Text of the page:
VOD film review: The Immortal Story
James R | On 05, Dec 2020
Director: Orson Welles
Cast: Orson Welles, Jeanne Moreau
Watch The Immortal Story online in the UK: MUBI UK
A wealthy man passes away on his remote estate, alone. He drops an object and it rolls to the floor. This isn’t Citizen Kane, but The Immortal Story, Orson Welles’ 1968 film that’s far less seen. Filmed for French TV and lasting barely an hour, it’s a world away from his 1941 debut, but the director’s same preoccupations with storytelling are as vivid and alive as ever.
Welles plays Mr Clay, a once-great merchant who is kept company by his book-keeper, Levinsky (Roger Coggio). When he passes the time by telling Levinsky of an old man who hires a young, pool sailor to sleep with his wife for five guineas, Levinsky replies by informing him that the tale is an old sailor’s urban legend. Mr Clay responds by ordering Levinsky to help him make the exact same thing happen in real life.
And so we see Levinsky manage to hire Virginie (a magnetic Jeanne Moreau) to play Clay’s wife, while Paul (Norman Eshley), a young sailor, gamely steps up to woo her, unaware that she’s just pretending to be the old man’s partner. It’s a deliciously layered fairy tale of identity, reality and fiction, and that surprising complexity gives a weight to the slight feature that’s backed up by its absorbing atmosphere.
The movie is Welles’ first work in colour, and he uses the film’s palette with the kind of experimental confidence that defined all of work, even when he was scrabbling around in Europe to make films after being exiled from Hollywood. It’s difficult not to see Mr Clay as a stand-in for Welles himself, fading away on the sidelines while still determined to retain some control over the world by forcing it to comply with a story. Welles whips up a narrative (based on Isak Dinesen’s story) that then defines the people involved and literally gives them a role to play.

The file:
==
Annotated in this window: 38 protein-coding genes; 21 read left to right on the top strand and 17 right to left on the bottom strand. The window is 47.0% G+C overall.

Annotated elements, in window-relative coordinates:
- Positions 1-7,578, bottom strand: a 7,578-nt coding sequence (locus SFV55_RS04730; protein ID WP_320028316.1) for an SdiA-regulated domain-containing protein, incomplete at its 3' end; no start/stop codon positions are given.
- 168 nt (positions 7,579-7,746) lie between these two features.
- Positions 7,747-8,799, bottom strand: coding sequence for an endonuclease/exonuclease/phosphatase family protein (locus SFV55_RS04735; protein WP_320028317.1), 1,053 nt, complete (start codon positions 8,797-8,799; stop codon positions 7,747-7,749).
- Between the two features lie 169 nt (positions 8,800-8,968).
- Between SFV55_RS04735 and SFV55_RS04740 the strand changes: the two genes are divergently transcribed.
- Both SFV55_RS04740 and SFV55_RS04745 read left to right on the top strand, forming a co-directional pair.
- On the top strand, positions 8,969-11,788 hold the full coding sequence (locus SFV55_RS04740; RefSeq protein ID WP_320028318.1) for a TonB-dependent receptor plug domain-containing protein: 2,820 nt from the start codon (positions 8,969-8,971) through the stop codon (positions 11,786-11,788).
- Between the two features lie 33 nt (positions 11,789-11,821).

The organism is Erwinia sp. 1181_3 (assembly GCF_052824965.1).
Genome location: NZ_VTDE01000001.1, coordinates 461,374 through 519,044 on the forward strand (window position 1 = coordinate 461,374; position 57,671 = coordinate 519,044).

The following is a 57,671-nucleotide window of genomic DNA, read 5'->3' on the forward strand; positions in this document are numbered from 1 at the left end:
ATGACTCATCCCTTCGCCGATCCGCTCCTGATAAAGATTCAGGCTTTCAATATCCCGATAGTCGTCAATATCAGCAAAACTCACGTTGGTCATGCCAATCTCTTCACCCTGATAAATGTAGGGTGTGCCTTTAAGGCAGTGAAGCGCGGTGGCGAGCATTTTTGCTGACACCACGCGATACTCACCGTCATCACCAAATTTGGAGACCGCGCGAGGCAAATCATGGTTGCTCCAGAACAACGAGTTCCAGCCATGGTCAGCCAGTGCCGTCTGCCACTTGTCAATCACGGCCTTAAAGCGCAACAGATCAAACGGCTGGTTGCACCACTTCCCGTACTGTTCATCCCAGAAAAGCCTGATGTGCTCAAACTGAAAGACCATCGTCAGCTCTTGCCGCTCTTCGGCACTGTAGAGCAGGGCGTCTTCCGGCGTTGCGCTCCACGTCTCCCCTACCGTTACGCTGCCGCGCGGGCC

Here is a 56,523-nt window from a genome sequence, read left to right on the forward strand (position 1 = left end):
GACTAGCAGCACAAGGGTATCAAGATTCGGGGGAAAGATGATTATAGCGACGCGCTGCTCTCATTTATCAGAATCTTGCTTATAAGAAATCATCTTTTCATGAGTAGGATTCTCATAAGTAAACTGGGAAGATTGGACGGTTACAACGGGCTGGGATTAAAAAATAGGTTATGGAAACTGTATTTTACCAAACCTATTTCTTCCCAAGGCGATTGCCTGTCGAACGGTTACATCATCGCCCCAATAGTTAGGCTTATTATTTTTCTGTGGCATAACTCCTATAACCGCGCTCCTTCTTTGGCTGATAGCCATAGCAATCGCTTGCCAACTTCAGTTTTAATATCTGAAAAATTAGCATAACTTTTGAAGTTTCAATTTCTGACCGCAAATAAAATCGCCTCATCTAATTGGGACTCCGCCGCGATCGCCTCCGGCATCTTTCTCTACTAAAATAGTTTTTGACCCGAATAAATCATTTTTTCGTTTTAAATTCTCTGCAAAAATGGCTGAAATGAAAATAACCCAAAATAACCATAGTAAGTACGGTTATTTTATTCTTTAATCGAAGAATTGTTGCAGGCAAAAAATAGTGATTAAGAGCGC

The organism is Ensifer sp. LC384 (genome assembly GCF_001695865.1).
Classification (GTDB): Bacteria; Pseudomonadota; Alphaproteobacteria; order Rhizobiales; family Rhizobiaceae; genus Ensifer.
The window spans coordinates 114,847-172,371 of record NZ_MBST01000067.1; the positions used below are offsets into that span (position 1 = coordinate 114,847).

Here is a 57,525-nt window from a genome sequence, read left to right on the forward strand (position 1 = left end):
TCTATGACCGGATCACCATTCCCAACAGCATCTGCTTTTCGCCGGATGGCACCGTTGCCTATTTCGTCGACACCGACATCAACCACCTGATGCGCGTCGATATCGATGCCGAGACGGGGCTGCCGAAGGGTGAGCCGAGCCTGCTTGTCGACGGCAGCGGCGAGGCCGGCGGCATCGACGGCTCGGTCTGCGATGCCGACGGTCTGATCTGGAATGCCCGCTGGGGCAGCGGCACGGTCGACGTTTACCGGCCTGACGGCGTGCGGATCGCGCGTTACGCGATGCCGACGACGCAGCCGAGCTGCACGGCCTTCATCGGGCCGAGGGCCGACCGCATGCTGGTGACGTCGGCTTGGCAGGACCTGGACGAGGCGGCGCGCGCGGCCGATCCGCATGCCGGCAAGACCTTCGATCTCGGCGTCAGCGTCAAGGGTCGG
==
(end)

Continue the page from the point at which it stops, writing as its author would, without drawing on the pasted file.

The result is a meditation on stories and the people telling them, mythology and memory and dreams versus reality. It’s a film that’s as romantic as it is cynical, tied together by the dreamy music of Erik Satie. At its heart is Welles’ former giant, whose connections to Virginie bring an intriguing element of regret to the chamber piece, one in which people use stories to try and control others or to achieve their own end goals. But, like Citizen Kane, Welles’ circular narrative reminds us that stories have power – but all stories must come to an end.
The Immortal Story is now available on MUBI UK, as part of a £9.99 monthly subscription.